Reality TV got a little too real recently when a contestant on two shows, Ryan Lee Jenkins, was suspected in killing his ex-wife and mutilating her body and then committed suicide while on the lam from the law. And that was followed by the news that Brian Lee Randone, who the Associated Press reported as appearing on the 2000 show The Sexiest Bachelor in America, has been charged with killing his model and adult film actress girlfriend.
Given the plethora of these shows, such news may in fact be not even statistically significant. But I do feel that these cases are red flags that bring to attention how reality TV is symptomatic of serious issues in American culture.
Andy Warhol quite perceptively noted how, in the future, everyone will be famous for 15 minutes. But he didnt quite get it right. The future is now, and everyone wants to be famous. Well, almost everyone. I have no desire to be famous.
Id already come to that conclusion before it was sealed by an incident in the late 1980s. Having spent time as both an entertainment journalist as well as publicist, Id deduced from my observations that fame was, first, a big hassle, and second, a very dangerous and highly delusional and addictive drug. The only advantages I can see to fame are being able to get a table quickly at crowded restaurants and increasing ones potential sex partners (because it seems that the next best thing to being famous is sleeping with someone famous; maybe people believe it rubs off).
Then in my publicist days I was at a hotel in the Midwest on my way to dinner with three rather minor rock stars. Also at the hotel was the Miss Teen Ohio Pageant. As we got off the elevator at the lobby, the rock stars were mobbed by teenage girls with their autograph books. As I stood aside, a girl approached me asking for my autograph. I demurred, explaining that I wasnt famous, just a publicist for one of the rockers. She still wanted my autograph, and kept asking so sweetly that I finally agreed. The moment pen hit paper, I too was mobbed by a gaggle of some 20 girls who had to have my autograph. Famished, all I wanted was to go eat dinner, but I couldnt do so until Id signed all their books. To me, such a hassle has no upside.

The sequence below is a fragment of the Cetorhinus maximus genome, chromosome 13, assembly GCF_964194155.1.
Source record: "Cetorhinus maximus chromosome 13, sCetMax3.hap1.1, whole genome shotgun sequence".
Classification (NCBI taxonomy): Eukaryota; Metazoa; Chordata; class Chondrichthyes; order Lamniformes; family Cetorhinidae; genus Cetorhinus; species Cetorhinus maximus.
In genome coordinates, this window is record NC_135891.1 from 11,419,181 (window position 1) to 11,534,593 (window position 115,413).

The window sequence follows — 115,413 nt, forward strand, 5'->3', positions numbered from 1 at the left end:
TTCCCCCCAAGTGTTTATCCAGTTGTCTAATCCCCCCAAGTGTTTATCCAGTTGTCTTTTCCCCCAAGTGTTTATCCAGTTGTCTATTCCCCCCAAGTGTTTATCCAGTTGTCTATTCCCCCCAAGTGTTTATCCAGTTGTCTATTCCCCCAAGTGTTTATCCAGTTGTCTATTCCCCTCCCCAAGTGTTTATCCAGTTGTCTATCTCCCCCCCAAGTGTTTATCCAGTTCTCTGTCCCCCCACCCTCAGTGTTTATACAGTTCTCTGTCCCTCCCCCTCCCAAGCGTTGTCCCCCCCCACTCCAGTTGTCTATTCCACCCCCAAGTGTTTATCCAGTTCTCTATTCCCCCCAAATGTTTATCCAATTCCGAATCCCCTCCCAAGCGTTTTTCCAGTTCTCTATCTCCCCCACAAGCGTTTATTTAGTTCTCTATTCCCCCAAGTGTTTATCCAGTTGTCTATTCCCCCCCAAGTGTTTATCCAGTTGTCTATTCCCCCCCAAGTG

Ill admit Im hardly your average American. And too many of them seem to think that fame is some kind of worthy goal. Perhaps its the attention they seek. Another time in my publicity career, I crossed the stage at a packed rock show at Madison Square Garden in costume and peeked out at the crowd. Yeah, its a thrill to be up there in front of thousands. But is it worth the price?
The tabloids and celebrity magazines are filled every week with what one would sensibly think is cautionary tales about the lives of the famous. Yet that information doesnt seem to even register with readers but in fact appears to feed the lust for fame.
The advent of reality TV was Warhols maxim made real: Now everyone could possibly have their 15 minutes of fame. Popular entertainment in theory should offer the masses a break from the everyday drudgery of life. But somehow the equation got scrambled and too many people bought into the notion of becoming famous as the object of entertainment.
Why? I believe its an emptiness in the lives of too many people that they feel will be solved by fame. Never mind that the lives of the famous too often demonstrate that its hardly a solution.
The recent murders apparently committed by reality TV stars seem indicative of that to the extreme. The people attracted to this phenomenon seem desperate for something that fame can never bring them if not disturbed. And at its worst, reality TV may be attracting violent psychopaths.
Hence reality TV, even if what it portrays onscreen is almost always unreal, does show us a reality about modern America. But its one that is hardly entertainment and instead is bad news about modern existence.
Rob Patterson is a music and entertainment writer in Austin, Texas. Email firstname.lastname@example.org.
From The Progressive Populist, November 15, 2009
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